Note that specifying columnar privileges is only available when specifying a single database table—use of the asterisk as a universal quantifi er is not allowed. Further, this syntax is allowed only for three types of privileges: SELECT, INSERT, and UPDATE.

A list of privileges that are available through MySQL is reflected in the following table:

MySQL does not support the standard SQL UNDER privilege and does not support the use of TRIGGER until MySQL 5.1.6.

More information on MySQL privileges can be found at http://dev.mysql.com/doc/refman/5.5/en/privileges-provided.html

Using REQUIREments of access

Using GRANT with a REQUIRE clause causes MySQL to use SSL encryption. The standard used by MySQL for SSL is the X.509 standard of the International Telecommunication Union’s (ITU) Standardization Sector (ITU-T). It is a commonly used public-key encryption standard for single sign-on systems. Parts of the standard are no longer in force. You can read about the parts which still apply on the ITU website at http://www.itu.int/rec/T-REC-X.509/en

The REQUIRE clause takes the following arguments with their respective meanings and follows the format of their respective examples:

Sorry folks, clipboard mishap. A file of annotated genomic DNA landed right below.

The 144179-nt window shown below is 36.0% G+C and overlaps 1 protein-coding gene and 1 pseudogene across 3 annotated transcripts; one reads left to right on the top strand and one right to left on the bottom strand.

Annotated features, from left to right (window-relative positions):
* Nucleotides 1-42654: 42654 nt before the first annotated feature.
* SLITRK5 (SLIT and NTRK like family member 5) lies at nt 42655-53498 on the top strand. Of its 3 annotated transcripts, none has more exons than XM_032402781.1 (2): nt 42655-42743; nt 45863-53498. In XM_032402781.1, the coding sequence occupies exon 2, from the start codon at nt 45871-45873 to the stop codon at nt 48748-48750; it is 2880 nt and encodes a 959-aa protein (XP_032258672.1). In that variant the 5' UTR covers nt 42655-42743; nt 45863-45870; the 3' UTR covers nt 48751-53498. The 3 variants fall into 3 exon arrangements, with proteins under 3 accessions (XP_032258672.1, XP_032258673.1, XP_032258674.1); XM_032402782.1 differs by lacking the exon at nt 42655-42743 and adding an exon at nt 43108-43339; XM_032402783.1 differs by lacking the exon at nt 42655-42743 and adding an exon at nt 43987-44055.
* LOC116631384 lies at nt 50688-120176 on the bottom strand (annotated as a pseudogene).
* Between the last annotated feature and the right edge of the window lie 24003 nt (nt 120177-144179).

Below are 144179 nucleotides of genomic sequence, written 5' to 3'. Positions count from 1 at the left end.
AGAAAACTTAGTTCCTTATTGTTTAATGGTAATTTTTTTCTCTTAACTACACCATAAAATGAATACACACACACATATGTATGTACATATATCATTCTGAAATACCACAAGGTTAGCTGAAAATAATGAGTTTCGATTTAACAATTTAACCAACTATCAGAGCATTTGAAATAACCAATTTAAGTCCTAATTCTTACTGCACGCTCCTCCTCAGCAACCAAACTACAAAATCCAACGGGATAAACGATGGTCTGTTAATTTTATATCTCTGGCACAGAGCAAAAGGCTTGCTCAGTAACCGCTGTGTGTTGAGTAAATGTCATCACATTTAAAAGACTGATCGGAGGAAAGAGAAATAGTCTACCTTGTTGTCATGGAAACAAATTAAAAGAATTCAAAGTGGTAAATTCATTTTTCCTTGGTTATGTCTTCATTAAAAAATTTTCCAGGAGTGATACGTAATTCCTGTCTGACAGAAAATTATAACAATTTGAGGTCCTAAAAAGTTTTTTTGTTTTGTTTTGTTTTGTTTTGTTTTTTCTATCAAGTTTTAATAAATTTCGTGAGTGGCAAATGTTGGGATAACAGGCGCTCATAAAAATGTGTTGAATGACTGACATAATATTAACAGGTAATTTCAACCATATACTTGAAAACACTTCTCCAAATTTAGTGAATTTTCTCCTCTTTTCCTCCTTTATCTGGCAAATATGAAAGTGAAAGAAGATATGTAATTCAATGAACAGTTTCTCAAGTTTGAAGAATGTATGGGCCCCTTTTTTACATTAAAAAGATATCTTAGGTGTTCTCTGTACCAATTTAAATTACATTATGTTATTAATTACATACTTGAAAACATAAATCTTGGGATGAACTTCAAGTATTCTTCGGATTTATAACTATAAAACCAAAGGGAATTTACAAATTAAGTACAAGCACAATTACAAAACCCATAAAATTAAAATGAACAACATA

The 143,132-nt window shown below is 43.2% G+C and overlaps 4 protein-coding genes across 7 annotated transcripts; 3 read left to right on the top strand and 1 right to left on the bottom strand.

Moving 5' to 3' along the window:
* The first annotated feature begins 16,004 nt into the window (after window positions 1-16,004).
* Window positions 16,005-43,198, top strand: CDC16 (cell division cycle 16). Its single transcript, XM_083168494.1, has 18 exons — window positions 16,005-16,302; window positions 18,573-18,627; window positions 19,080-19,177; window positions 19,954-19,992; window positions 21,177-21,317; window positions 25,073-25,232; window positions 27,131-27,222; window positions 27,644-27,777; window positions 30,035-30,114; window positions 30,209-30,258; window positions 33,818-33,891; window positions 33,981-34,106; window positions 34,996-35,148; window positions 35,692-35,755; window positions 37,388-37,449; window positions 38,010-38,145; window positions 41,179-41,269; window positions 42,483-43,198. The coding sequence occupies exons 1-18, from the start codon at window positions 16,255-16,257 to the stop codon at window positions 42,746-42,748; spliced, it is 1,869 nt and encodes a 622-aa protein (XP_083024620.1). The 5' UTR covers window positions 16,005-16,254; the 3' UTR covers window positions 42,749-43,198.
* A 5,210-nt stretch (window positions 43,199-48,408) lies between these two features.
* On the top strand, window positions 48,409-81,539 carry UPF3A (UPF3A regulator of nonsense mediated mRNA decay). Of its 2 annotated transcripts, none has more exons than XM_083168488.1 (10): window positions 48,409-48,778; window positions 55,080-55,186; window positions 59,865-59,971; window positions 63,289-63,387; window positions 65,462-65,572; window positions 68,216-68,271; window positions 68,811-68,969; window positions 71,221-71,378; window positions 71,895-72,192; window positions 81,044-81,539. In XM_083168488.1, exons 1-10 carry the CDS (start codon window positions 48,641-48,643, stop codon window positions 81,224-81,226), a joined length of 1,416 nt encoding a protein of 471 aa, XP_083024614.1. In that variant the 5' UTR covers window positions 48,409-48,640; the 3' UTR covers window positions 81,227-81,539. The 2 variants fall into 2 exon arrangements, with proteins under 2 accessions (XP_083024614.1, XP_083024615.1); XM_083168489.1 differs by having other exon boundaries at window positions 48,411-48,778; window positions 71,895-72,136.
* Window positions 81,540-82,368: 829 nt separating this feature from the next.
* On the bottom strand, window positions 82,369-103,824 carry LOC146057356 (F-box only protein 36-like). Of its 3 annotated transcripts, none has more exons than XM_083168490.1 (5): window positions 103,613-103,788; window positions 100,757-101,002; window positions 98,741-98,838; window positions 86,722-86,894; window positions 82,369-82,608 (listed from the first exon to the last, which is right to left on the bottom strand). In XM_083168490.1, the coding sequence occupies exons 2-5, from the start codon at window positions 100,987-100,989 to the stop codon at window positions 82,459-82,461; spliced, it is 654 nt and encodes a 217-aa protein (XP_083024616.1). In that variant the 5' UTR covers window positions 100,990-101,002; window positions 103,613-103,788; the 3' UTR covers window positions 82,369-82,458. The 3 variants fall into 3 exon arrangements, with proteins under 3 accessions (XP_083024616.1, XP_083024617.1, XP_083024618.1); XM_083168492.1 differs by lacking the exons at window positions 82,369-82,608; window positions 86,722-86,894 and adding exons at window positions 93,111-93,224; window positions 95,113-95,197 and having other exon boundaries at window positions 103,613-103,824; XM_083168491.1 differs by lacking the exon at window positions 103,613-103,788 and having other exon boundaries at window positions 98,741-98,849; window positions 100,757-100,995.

• NONE: The user account has no requirement for an SSL connection. This is the default.

    GRANT SELECT (col3,col4),INSERT (col4) ON music.sheets TO

  • SSL: The client must use an SSL-encrypted connection to log in. In most MySQL clients, this is satisfied by using the –ssl-ca option at the time of login. Specifying the key or certifi cate is optional.

    GRANT SELECT (col3,col4),INSERT (col4) ON music.sheets TO
    ‘tempo’@’%’ REQUIRE SSL;

  • X509: The client must use SSL to login. Further, the certificate must be verifiable with one of the CA vendors. This option further requires the client to use the –ssl-ca option as well as specifying the key and certificate using –ssl-key and –ssl-cert, respectively.

    GRANT SELECT (col3,col4),INSERT (col4) ON music.sheets TO
    ‘tempo’@’%’ REQUIRE X509;

  • CIPHER: Specifies the type and order of ciphers to be used.

    GRANT SELECT (col3,col4),INSERT (col4) ON music.sheets TO